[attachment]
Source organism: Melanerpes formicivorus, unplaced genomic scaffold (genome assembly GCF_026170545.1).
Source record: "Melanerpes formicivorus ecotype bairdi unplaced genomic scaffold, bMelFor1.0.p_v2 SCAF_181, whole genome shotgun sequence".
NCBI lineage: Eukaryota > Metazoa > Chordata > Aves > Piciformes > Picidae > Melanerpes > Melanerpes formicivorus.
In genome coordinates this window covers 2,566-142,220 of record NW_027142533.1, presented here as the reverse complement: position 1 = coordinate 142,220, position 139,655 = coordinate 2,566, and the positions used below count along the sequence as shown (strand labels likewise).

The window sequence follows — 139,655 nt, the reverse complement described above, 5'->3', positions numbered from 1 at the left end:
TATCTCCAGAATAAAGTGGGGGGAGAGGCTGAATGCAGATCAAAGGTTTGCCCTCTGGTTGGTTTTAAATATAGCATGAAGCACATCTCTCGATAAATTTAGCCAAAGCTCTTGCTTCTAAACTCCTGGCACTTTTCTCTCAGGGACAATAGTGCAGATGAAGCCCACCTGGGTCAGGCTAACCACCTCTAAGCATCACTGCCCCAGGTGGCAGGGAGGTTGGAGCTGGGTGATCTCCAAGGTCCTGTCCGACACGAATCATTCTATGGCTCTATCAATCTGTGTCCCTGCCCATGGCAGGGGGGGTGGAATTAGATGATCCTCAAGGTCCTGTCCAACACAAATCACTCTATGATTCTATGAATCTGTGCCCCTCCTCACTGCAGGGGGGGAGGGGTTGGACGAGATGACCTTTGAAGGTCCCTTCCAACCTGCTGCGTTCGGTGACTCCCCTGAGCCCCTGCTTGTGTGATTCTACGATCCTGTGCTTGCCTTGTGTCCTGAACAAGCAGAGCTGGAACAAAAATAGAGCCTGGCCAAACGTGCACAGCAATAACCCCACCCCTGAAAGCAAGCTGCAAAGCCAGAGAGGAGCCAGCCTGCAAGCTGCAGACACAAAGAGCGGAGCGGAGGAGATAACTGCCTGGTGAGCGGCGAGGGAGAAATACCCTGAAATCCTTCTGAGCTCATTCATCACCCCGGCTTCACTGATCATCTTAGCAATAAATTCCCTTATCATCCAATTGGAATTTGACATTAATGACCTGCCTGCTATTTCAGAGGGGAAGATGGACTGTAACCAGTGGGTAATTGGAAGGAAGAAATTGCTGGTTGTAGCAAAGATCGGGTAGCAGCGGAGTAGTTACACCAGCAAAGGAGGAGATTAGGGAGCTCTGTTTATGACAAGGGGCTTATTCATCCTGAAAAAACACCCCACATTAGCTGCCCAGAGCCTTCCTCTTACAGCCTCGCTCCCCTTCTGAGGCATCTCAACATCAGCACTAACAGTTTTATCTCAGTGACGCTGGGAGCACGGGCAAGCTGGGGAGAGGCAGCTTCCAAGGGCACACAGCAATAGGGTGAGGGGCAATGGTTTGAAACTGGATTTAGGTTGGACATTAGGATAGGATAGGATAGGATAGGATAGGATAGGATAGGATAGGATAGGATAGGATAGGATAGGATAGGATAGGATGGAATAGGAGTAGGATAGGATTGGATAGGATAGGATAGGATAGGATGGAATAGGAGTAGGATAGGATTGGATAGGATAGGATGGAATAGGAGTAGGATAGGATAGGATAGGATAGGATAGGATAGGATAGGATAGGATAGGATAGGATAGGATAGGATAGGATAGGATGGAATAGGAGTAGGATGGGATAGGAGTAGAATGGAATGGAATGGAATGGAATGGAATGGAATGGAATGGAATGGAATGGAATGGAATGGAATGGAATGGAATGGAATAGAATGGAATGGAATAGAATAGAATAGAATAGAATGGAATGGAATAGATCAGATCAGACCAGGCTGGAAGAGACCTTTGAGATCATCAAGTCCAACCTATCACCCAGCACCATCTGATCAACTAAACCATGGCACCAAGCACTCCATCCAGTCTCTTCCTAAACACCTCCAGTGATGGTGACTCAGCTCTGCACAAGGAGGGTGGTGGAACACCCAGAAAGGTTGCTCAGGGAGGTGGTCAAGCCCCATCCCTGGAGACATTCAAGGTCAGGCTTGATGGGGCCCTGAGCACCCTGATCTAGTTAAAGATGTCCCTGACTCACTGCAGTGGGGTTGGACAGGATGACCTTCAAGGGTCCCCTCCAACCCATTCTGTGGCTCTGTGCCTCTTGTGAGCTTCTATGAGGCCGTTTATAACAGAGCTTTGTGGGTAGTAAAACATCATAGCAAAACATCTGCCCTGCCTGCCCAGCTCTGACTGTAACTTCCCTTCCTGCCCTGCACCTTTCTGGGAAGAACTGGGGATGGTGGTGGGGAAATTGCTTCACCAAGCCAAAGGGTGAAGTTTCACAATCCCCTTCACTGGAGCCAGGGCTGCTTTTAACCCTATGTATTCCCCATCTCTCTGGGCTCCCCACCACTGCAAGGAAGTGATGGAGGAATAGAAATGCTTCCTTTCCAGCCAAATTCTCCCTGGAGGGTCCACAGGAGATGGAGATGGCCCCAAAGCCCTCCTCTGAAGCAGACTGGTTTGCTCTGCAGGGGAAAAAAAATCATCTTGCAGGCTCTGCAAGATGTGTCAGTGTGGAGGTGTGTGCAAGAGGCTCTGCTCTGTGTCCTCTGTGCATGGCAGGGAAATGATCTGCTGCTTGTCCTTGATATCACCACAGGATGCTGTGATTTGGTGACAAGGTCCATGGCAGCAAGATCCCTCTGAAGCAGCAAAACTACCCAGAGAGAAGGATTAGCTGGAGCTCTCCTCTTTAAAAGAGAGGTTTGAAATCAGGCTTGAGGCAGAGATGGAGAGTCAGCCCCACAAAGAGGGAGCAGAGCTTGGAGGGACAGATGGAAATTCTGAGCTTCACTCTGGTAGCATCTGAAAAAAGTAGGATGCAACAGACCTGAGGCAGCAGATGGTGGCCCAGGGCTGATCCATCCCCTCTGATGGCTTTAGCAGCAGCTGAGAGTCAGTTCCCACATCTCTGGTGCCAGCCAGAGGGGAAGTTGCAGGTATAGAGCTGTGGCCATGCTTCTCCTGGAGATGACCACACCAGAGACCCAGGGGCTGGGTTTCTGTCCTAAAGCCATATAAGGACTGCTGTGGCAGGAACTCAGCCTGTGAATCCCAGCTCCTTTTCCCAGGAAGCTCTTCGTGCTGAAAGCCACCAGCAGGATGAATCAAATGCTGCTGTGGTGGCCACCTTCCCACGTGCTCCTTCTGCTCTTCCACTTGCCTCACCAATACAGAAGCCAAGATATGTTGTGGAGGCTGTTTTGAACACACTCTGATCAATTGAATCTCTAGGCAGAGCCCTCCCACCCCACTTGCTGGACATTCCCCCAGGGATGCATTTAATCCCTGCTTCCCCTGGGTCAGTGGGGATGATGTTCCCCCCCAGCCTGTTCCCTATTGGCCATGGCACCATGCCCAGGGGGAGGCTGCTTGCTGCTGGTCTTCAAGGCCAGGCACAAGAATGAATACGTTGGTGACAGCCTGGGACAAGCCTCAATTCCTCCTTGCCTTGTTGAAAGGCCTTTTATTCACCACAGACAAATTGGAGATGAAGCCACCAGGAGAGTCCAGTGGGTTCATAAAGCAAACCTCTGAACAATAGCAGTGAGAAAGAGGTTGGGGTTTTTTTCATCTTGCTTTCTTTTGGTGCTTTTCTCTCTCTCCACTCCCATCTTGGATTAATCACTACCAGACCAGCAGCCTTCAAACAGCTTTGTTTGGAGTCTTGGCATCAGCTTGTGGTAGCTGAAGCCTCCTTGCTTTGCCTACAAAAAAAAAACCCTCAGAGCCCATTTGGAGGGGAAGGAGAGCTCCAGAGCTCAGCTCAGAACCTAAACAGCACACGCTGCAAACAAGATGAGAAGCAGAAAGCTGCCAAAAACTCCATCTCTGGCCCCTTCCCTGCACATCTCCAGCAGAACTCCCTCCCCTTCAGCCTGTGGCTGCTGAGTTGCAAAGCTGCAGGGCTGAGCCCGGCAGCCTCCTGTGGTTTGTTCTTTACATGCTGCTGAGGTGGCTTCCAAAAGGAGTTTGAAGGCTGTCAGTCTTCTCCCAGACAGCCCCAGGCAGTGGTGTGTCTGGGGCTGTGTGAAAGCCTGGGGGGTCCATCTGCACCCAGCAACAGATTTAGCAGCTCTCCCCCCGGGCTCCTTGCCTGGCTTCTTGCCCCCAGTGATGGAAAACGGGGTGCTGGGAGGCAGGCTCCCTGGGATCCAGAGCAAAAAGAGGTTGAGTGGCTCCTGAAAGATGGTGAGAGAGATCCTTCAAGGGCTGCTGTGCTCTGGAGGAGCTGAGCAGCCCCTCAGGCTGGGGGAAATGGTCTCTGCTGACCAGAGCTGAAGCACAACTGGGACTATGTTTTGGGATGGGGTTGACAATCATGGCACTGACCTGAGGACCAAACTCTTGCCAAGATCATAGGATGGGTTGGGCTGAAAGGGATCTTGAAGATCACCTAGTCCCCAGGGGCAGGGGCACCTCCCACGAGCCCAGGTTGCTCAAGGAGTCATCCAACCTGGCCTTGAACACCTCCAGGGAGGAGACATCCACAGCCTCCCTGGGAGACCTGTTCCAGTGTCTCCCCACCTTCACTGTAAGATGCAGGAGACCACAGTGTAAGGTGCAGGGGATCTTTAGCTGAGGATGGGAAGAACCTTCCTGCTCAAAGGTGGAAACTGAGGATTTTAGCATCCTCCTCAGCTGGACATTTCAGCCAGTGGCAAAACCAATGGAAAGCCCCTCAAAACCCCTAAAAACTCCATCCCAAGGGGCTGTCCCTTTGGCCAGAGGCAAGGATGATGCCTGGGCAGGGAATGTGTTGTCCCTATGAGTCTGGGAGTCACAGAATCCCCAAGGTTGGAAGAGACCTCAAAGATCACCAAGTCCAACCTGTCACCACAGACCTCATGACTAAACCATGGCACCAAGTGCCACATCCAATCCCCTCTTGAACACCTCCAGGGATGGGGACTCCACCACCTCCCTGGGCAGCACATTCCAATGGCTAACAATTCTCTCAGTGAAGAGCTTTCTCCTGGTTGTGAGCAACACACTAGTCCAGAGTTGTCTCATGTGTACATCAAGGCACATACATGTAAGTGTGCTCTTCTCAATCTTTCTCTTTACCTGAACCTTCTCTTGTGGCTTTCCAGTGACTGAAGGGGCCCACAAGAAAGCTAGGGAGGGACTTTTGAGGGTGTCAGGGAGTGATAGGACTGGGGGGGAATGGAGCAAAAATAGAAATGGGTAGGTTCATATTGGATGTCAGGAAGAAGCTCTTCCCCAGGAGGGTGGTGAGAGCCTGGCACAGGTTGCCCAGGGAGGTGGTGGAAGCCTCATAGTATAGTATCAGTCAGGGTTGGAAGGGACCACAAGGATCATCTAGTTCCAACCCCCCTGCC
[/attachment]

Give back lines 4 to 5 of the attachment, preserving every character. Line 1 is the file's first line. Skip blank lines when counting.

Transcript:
In genome coordinates this window covers 2,566-142,220 of record NW_027142533.1, presented here as the reverse complement: position 1 = coordinate 142,220, position 139,655 = coordinate 2,566, and the positions used below count along the sequence as shown (strand labels likewise).

The window sequence follows — 139,655 nt, the reverse complement described above, 5'->3', positions numbered from 1 at the left end: